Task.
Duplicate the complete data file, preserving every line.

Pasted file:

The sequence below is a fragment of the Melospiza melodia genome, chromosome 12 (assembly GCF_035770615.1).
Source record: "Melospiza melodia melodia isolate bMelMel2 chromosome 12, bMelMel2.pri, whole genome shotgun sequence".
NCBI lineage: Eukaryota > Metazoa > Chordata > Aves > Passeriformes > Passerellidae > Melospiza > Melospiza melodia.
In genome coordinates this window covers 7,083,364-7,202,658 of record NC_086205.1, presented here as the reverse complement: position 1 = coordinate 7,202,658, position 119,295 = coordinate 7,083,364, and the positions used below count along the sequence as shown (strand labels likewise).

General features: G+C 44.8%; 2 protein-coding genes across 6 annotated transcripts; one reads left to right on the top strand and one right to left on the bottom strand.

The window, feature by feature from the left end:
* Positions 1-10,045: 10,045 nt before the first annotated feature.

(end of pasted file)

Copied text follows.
The sequence below is a fragment of the Melospiza melodia genome, chromosome 12 (assembly GCF_035770615.1).
Source record: "Melospiza melodia melodia isolate bMelMel2 chromosome 12, bMelMel2.pri, whole genome shotgun sequence".
NCBI lineage: Eukaryota > Metazoa > Chordata > Aves > Passeriformes > Passerellidae > Melospiza > Melospiza melodia.
In genome coordinates this window covers 7,083,364-7,202,658 of record NC_086205.1, presented here as the reverse complement: position 1 = coordinate 7,202,658, position 119,295 = coordinate 7,083,364, and the positions used below count along the sequence as shown (strand labels likewise).

General features: G+C 44.8%; 2 protein-coding genes across 6 annotated transcripts; one reads left to right on the top strand and one right to left on the bottom strand.

The window, feature by feature from the left end:
* Positions 1-10,045: 10,045 nt before the first annotated feature.